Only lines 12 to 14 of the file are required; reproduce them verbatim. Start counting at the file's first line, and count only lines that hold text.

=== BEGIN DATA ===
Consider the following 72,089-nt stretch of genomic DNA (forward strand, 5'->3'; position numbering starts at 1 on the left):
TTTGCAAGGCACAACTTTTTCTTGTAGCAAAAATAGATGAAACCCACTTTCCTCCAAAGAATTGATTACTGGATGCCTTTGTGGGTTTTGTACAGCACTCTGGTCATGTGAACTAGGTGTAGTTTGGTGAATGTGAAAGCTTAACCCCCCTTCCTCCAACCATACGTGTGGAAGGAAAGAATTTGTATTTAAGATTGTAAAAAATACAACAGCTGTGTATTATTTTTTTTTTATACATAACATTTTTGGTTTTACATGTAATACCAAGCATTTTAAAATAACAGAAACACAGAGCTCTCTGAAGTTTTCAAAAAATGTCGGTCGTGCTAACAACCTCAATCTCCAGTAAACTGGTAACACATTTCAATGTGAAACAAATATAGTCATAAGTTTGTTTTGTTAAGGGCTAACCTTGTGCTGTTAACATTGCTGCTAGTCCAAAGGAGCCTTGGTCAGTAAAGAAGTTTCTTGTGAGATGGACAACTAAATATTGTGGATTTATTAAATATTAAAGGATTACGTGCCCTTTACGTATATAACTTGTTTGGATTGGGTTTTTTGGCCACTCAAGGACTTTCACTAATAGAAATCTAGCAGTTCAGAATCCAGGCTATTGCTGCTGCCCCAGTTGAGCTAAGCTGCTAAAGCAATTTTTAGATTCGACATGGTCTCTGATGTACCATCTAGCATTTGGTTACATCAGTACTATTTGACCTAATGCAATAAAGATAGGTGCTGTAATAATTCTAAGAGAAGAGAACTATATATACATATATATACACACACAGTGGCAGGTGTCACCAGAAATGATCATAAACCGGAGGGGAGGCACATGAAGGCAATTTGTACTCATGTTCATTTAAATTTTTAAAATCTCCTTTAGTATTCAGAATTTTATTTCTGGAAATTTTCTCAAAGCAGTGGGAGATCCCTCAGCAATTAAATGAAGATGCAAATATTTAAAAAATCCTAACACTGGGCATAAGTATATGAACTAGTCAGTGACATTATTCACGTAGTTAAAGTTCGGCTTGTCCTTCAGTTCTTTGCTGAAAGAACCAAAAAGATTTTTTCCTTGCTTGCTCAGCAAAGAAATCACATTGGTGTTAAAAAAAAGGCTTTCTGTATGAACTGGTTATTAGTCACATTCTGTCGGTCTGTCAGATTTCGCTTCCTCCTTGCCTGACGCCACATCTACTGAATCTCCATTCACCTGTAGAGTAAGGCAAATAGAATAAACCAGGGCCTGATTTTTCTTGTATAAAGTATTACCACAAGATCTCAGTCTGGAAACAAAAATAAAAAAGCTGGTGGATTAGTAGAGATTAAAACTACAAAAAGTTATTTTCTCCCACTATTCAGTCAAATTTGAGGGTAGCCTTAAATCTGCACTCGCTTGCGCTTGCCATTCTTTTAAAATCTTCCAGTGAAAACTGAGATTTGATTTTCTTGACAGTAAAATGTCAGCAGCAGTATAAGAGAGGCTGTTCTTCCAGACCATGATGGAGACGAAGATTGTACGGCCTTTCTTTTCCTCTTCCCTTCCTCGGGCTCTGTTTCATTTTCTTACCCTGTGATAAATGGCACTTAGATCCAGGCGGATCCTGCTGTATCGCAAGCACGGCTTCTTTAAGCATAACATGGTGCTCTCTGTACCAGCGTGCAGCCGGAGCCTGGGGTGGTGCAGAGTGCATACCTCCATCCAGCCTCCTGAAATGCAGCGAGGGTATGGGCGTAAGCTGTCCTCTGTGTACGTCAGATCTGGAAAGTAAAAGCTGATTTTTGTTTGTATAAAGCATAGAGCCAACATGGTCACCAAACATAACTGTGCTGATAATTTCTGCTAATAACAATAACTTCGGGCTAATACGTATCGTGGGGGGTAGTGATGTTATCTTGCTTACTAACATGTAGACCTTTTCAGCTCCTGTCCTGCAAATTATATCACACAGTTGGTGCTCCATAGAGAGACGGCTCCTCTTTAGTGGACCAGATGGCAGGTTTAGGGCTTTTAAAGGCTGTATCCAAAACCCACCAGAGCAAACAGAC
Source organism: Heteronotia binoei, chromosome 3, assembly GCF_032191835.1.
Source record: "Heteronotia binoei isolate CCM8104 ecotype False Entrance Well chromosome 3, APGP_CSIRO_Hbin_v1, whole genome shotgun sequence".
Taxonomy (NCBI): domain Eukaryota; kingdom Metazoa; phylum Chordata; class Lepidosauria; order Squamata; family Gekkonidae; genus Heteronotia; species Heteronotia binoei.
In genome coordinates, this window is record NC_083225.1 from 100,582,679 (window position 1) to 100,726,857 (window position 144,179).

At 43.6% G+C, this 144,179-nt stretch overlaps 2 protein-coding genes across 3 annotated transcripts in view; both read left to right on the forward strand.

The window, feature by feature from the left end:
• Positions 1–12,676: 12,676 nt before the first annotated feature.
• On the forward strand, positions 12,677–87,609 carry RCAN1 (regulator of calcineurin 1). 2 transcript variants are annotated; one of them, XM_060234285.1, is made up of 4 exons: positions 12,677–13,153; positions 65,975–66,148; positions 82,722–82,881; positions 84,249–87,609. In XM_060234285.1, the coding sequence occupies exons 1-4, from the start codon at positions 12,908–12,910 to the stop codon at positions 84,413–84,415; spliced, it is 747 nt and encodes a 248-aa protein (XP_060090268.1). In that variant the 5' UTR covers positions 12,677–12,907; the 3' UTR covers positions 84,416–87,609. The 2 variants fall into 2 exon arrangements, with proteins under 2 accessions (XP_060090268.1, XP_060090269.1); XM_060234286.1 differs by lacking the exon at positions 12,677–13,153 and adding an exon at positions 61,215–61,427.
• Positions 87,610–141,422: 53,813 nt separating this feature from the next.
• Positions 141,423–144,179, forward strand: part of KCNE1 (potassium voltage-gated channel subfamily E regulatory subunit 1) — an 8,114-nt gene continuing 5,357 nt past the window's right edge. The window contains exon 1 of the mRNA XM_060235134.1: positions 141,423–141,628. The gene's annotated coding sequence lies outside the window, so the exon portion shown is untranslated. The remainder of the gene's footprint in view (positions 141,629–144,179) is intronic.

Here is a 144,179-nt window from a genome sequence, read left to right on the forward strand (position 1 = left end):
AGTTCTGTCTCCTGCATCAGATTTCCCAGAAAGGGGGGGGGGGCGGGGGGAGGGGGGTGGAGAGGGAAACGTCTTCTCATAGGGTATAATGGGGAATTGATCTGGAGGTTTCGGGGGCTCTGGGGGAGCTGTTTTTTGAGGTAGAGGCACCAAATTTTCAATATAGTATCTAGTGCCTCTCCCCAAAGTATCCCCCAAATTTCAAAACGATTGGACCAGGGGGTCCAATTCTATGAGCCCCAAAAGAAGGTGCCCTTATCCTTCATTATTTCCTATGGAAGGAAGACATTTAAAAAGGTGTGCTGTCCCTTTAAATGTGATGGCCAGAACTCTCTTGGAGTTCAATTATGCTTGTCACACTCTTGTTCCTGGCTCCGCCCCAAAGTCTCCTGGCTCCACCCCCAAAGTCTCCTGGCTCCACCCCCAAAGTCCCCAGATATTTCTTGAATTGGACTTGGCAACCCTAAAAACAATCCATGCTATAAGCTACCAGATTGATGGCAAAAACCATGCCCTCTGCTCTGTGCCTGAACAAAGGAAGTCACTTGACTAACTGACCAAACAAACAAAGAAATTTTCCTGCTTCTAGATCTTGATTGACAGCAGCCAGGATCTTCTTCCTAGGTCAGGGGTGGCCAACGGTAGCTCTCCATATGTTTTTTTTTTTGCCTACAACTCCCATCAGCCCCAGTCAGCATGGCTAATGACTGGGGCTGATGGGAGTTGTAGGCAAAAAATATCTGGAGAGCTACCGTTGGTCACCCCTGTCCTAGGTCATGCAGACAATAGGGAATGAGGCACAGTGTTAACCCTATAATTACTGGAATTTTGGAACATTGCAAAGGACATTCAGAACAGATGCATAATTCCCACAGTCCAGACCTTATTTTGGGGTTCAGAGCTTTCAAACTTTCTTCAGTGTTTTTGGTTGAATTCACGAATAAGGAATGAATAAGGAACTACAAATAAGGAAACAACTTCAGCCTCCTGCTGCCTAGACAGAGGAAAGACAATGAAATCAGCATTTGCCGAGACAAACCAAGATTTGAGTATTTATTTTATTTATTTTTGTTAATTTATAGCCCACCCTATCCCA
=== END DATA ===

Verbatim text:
• Positions 141,423–144,179, forward strand: part of KCNE1 (potassium voltage-gated channel subfamily E regulatory subunit 1) — an 8,114-nt gene continuing 5,357 nt past the window's right edge. The window contains exon 1 of the mRNA XM_060235134.1: positions 141,423–141,628. The gene's annotated coding sequence lies outside the window, so the exon portion shown is untranslated. The remainder of the gene's footprint in view (positions 141,629–144,179) is intronic.

Here is a 144,179-nt window from a genome sequence, read left to right on the forward strand (position 1 = left end):
AGTTCTGTCTCCTGCATCAGATTTCCCAGAAAGGGGGGGGGGGCGGGGGGAGGGGGGTGGAGAGGGAAACGTCTTCTCATAGGGTATAATGGGGAATTGATCTGGAGGTTTCGGGGGCTCTGGGGGAGCTGTTTTTTGAGGTAGAGGCACCAAATTTTCAATATAGTATCTAGTGCCTCTCCCCAAAGTATCCCCCAAATTTCAAAACGATTGGACCAGGGGGTCCAATTCTATGAGCCCCAAAAGAAGGTGCCCTTATCCTTCATTATTTCCTATGGAAGGAAGACATTTAAAAAGGTGTGCTGTCCCTTTAAATGTGATGGCCAGAACTCTCTTGGAGTTCAATTATGCTTGTCACACTCTTGTTCCTGGCTCCGCCCCAAAGTCTCCTGGCTCCACCCCCAAAGTCTCCTGGCTCCACCCCCAAAGTCCCCAGATATTTCTTGAATTGGACTTGGCAACCCTAAAAACAATCCATGCTATAAGCTACCAGATTGATGGCAAAAACCATGCCCTCTGCTCTGTGCCTGAACAAAGGAAGTCACTTGACTAACTGACCAAACAAACAAAGAAATTTTCCTGCTTCTAGATCTTGATTGACAGCAGCCAGGATCTTCTTCCTAGGTCAGGGGTGGCCAACGGTAGCTCTCCATATGTTTTTTTTTTTGCCTACAACTCCCATCAGCCCCAGTCAGCATGGCTAATGACTGGGGCTGATGGGAGTTGTAGGCAAAAAATATCTGGAGAGCTACCGTTGGTCACCCCTGTCCTAGGTCATGCAGACAATAGGGAATGAGGCACAGTGTTAACCCTATAATTACTGGAATTTTGGAACATTGCAAAGGACATTCAGAACAGATGCATAATTCCCACAGTCCAGACCTTATTTTGGGGTTCAGAGCTTTCAAACTTTCTTCAGTGTTTTTGGTTGAATTCACGAATAAGGAATGAATAAGGAACTACAAATAAGGAAACAACTTCAGCCTCCTGCTGCCTAGACAGAGGAAAGACAATGAAATCAGCATTTGCCGAGACAAACCAAGATTTGAGTATTTATTTTATTTATTTTTGTTAATTTATAGCCCACCCTATCCCA